Commemorating 1916: How miraculous that we should have our own country in our own hands

The celebration should be a cross between a triumphant win at an All-Ireland Final and St Patrick’s Day and the wildest Lughnasa you’ve ever seen

‘I’d love a different kind of commemoration for the centenary of 1916 – full of joy and pride, and made by the people who make this country, and like the American one with floats with people throwing out showers of sweets and treats, with flags and music, Macnas with dragons, dancing puppets and painted faces and drums.’ Photograph: Joe O’Shaughnessy

‘I’d love a different kind of commemoration for the centenary of 1916 – full of joy and pride, and made by the people who make this country, and like the American one with floats with people throwing out showers of sweets and treats, with flags and music, Macnas with dragons, dancing puppets and painted faces and drums.’ Photograph: Joe O’Shaughnessy

 

When a country celebrates its foundation, it holds a mirror up to itself, revealing how it really sees its national life. The Fourth of July in the US, for instance, is all fireworks and sparkle and bugles and Stars and Stripes and floats and smiling cheerleaders. France’s Bastille Day is elegant as the female soldiers march by with a swing, the pleats of their French-navy dress uniform skirts open to flash red inside at every stride.

In Ireland we go for top-down and slightly morose: military-political or religious. At the annual Easter commemoration before the GPO, the arrival of Ministers is announced over loudspeakers, An tUachtarán lays a wreath, the Proclamation is read – beautifully. Then the Army marches past and everyone applauds like mad. But the citizens cheer from behind barriers.

I’d love a different kind of commemoration for the centenary of 1916 – full of joy and pride and made by the people who make this country. It should be like the American one with floats with people throwing out showers of sweets and treats, with flags and music, Macnas with dragons, dancing puppets and painted faces and drums and Clare men doing half-sets on O’Connell Street – a cross between a triumphant win at an All-Ireland final and St Patrick’s Day and the wildest Lughnasa you’ve ever seen.

As we commemorate 1916 we look back at where we came from, and then, from there, look forward to how we can be.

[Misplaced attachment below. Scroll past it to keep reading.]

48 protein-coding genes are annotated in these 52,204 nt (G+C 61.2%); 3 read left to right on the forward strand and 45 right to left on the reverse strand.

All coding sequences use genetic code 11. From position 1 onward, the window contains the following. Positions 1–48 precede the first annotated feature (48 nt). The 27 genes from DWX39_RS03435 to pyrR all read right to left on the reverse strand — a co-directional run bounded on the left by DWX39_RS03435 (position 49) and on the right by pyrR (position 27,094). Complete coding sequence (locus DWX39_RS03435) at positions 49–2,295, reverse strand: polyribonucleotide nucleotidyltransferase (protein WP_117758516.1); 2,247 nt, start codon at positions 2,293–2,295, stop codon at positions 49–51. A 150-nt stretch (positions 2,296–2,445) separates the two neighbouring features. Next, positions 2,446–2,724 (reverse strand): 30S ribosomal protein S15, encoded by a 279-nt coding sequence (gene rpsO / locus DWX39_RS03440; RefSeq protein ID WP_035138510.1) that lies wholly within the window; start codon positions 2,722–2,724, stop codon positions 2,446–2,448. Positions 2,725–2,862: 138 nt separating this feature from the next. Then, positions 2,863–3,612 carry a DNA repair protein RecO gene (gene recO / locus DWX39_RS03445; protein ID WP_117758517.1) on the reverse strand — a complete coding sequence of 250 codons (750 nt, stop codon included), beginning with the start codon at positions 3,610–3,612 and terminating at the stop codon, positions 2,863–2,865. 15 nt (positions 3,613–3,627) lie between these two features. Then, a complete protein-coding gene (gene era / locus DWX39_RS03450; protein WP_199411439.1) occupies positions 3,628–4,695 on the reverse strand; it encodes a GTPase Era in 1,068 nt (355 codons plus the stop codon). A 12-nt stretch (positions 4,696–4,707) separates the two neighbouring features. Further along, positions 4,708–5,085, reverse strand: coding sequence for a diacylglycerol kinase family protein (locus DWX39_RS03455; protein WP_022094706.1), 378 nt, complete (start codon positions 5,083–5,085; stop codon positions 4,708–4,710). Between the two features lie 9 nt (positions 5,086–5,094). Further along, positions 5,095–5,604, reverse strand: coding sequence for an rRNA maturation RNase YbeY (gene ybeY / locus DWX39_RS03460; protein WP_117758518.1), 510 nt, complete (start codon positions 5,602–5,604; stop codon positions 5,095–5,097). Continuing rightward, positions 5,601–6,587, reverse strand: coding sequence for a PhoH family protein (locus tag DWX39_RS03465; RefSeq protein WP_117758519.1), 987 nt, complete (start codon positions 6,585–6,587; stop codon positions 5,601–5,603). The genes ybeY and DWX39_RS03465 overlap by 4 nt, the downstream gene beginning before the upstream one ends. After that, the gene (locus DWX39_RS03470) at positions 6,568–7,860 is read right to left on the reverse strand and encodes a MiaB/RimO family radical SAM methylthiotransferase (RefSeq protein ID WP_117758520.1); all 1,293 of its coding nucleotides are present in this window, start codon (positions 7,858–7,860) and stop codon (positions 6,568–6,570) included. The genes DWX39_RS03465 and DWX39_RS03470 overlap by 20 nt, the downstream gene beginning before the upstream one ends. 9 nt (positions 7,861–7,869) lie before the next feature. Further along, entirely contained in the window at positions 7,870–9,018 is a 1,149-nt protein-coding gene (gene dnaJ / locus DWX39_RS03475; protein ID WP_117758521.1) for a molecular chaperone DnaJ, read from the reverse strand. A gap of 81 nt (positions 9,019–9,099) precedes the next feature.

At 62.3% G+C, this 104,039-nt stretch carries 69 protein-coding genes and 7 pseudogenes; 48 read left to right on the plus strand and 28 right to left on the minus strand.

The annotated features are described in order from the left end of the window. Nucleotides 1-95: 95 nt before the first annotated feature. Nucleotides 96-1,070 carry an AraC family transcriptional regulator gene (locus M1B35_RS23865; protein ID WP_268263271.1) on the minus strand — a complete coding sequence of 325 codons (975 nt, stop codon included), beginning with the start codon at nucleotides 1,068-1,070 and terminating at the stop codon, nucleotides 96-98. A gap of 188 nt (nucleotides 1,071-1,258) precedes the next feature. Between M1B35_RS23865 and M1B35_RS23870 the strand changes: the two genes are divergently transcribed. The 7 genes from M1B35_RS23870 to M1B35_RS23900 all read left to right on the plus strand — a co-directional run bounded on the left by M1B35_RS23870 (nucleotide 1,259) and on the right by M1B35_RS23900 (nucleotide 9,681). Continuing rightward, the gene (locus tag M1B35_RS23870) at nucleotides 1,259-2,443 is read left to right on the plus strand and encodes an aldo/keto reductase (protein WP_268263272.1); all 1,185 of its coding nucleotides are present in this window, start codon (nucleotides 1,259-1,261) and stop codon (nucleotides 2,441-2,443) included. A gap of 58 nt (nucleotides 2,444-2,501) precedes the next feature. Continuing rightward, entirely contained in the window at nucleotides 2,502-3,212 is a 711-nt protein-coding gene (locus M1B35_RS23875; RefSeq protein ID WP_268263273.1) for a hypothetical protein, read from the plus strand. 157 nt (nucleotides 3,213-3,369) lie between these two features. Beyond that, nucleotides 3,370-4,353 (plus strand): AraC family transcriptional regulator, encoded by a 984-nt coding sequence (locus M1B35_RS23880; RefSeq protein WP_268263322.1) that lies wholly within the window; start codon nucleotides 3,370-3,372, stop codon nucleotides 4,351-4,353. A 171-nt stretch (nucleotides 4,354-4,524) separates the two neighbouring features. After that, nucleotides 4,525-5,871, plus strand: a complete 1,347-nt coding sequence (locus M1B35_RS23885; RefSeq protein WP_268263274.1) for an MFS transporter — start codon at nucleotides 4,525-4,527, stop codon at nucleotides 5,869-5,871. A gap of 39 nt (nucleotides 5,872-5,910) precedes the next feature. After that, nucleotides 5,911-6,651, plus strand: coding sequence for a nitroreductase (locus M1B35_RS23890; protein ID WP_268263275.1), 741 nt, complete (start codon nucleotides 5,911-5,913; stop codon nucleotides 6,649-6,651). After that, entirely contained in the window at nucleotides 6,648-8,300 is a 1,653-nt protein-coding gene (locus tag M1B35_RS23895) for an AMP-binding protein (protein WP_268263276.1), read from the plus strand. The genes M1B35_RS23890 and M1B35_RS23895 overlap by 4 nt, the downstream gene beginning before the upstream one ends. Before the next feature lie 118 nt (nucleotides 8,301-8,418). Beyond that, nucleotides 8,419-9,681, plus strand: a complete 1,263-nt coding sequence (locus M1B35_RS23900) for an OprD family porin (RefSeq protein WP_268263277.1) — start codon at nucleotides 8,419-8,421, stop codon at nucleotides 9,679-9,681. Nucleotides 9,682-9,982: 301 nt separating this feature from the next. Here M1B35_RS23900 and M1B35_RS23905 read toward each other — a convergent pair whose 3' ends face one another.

In remembering the Rising we can easily forget how much we have to celebrate, how far we have come, and how terrible a place Ireland was then.

Ireland in 1916 was a place of agrarian conflict with a wealthy ruling class divided from grindingly poor farmers policed, as Pádraic Colum wrote, by “the Royal Irish Constabulary with their rifles and bayonets, their drill and revolver practice”.

Thousands of British soldiers were housed in garrisons across Ireland.

The slums of Dublin were a byword throughout the world for brutal poverty. Eimear O’Duffy described how in 18th century mansions, now half-ruined tenements, open doors “gave forth a new and viler stench . . . buckets of horror stood on the pathway outside some of the doors; dirt was piled on the steps of others”.

Home Rule

Many now theorise that Home Rule would have led to independence. Not according to John Redmond, who said in the House of Commons debate on the Bill that few desired “separation”, and “if you change the present system and give into the hands of Irishmen the management of purely Irish affairs, even that small feeling in favour of separation will disappear”.

The Bill was passed, Home Rule was promised – and on the outbreak of the European war that was to last till Christmas it was postponed until the conflict would be over. But in May 1915 the main force behind the plan for Home Rule collapsed. Asquith dissolved his Liberal government, which had been dependent on the votes of Redmond’s Irish Parliamentary Party. Now the unionists, adamantly against any loosening of the rule of England over Ireland, held the swing vote in a Conservative-dominated coalition.

With even the small advance that Home Rule might have represented fading, for those who went out to fight in the Rising this seemed the only and best time for seizing control over their own country. Those ordinary men and women faced 20,000 troops of the world’s most advanced army. Their bravery gave us our nation.

As we celebrate their gift of self-rule to us we must mourn the 450 soldiers and civilians who were killed in the Rising.

We must also remember with love, regret and respect the 35,000 Irishmen killed in the first World War, gassed and bayoneted, blown to pieces, dying of typhus and dysentery, flinging back Turkish bombs from Suvla’s trenches or charging machine guns at Ypres and Passchendale – our own lost men, a fraction of that war’s 16 million dead.

Hope and idealism

How far we have come; how miraculous that we should have our own country in our own hands, independent yet friendly with our neighbours.

That mirror of commemoration must also make us reflect on how we want Ireland to become. Personally, I’d like Ireland to be dull and Scandinavian and egalitarian in social terms, flaming and creative in artistic terms.

I want the Celtic Tiger back – not the housing bubble, God, no, but the entrepreneurial creativity and success and opportunity spreading through the classes and the counties – not a country where some are paid hundreds of thousands of euro while hungry people sleep in doorways.

I want our future to come out of the hope and idealism that brought Ireland into being.

So let’s commemorate 1916 with pride and joy, have a bit of fun and remake our country again.

Lucille Redmond is an editor, teacher and journalist, and is a granddaughter of Thomas MacDonagh

Friday: Anne Dolan

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